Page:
Arbitrator Rejects Proposal To Remove Lieutenants From Bargaining Unit

Baltimore County, Maryland and Lodge 4 of the Fraternal Order of Police (FOP) bargain under a local collective bargaining code. One provision of the code defines the rand-and-file law enforcement collective bargaining unit as including lieutenants.

Notwithstanding the code provision, the County made a bargaining proposal to the FOP to remove lieutenants from the bargaining unit. When the FOP refused to agree, the matter ended up in arbitration.

For four reasons, the Arbitrator rejected the County’s proposal. First, the Arbitrator found that “lieutenants are in the representation unit in the police department; whether or not the County’s final position is found to have merit, it cannot be lawfully implemented unless the code provisions are first amended. The Council determined that, despite knowledge of their quasi-supervisory or supervisory responsibilities, lieutenants had greater community of interest with those ranked sergeant and below than with those ranked captain and above; the Council drew the line relative to the representation unit differently in the Fire Department, including captains and below in the representation unit that included firefighters.”

The second basis for the Arbitrator’s ruling was his conclusion that the County’s proposal was not mandatorily negotiable. As the Arbitrator put it, “changes to the representation unit are not mandatory subjects of bargaining and insistence upon a change to the recognition unit to the point of impasse is a refusal to bargain in good faith and an unfair labor practice. The representation unit should not be subject to the pressures of the interest arbitration process. It is simply inconsistent with the principle of good faith bargaining to question the representational status of the union to be used as a bargaining chit to extract concessions in other areas.”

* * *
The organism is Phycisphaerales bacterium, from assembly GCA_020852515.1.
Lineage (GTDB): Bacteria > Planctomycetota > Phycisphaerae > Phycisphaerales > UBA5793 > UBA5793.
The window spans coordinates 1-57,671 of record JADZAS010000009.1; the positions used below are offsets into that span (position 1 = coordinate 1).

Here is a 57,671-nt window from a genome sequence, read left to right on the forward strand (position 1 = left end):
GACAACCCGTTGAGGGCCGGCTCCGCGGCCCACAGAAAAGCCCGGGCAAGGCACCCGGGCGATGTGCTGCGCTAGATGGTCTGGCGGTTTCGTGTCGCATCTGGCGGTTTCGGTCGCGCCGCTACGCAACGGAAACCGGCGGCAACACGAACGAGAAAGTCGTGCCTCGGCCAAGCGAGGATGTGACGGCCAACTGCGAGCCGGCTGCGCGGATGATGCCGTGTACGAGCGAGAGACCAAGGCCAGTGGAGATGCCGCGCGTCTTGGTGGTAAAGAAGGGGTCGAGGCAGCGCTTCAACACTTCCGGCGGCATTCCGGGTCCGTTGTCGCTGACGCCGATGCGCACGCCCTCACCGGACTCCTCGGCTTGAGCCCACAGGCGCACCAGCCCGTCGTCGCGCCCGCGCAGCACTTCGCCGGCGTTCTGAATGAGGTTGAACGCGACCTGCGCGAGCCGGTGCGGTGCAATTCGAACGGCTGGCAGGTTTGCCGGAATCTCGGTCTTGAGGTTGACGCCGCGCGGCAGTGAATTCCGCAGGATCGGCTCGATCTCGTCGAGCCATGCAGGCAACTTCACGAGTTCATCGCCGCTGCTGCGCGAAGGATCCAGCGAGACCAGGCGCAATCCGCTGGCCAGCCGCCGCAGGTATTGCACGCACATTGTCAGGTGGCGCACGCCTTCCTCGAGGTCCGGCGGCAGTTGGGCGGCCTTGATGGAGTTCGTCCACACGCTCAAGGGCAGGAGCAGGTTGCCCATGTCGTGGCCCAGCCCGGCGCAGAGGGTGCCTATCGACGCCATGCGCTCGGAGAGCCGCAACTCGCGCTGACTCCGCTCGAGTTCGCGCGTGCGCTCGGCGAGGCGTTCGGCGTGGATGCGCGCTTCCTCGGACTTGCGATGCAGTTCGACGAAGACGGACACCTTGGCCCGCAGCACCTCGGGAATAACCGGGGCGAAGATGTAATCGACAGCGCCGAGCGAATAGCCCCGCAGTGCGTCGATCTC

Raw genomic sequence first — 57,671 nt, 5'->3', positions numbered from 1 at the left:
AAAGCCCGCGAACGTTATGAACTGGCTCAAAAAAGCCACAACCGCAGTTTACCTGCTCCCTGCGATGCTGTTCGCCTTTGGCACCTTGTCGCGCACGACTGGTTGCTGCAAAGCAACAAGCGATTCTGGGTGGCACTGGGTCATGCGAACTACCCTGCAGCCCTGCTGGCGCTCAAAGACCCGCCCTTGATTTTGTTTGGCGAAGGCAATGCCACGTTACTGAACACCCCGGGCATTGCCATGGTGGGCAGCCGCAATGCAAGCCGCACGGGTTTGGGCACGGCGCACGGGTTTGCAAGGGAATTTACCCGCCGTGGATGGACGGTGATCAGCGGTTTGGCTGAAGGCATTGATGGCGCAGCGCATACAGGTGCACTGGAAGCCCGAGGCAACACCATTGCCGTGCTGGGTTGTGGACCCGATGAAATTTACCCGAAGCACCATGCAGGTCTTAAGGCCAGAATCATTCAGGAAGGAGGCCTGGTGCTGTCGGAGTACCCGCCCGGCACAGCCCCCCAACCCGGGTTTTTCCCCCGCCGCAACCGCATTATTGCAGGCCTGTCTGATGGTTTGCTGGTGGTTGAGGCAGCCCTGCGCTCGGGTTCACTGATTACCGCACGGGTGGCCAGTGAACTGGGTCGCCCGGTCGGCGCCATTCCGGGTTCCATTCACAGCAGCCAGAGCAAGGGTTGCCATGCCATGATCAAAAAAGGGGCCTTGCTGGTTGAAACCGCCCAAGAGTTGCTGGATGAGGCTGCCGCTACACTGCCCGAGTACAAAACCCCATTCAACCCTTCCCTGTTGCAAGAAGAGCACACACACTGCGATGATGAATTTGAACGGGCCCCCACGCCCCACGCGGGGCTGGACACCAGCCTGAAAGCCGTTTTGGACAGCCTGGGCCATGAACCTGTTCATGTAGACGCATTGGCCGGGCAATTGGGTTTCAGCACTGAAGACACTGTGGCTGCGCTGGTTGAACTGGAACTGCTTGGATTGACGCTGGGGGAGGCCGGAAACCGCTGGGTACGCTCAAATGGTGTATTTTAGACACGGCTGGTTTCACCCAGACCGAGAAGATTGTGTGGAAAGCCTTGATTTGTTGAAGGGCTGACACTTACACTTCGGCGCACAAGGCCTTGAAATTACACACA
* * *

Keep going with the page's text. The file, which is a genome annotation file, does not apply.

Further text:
Third, the Arbitrator found that the County only included its proposal regarding lieutenants in its final offer made in the arbitration process, and had never actually made the proposal directly to the FOP. The Arbitrator concluded that “it is not clear how the obligation to bargain in good faith to the point of impasse can be satisfied if a significant proposed change is made for the first time after bargaining has ceased and impasse has been reached.”

Finally, the Arbitrator also held that the County’s asserted justification for removing lieutenants from the bargaining unit – so it could stop paying them overtime and could save money – could possibly be achieved without the structural step of removing lieutenants from the unit: “The ‘problem’ could be ‘solved’ by the much less drastic step of negotiating changes in or even eliminating entirely those contractual payments to lieutenants.”

Baltimore County, Maryland, Interest Arbitration FY 2013 Agreement (Jaffe, 2012).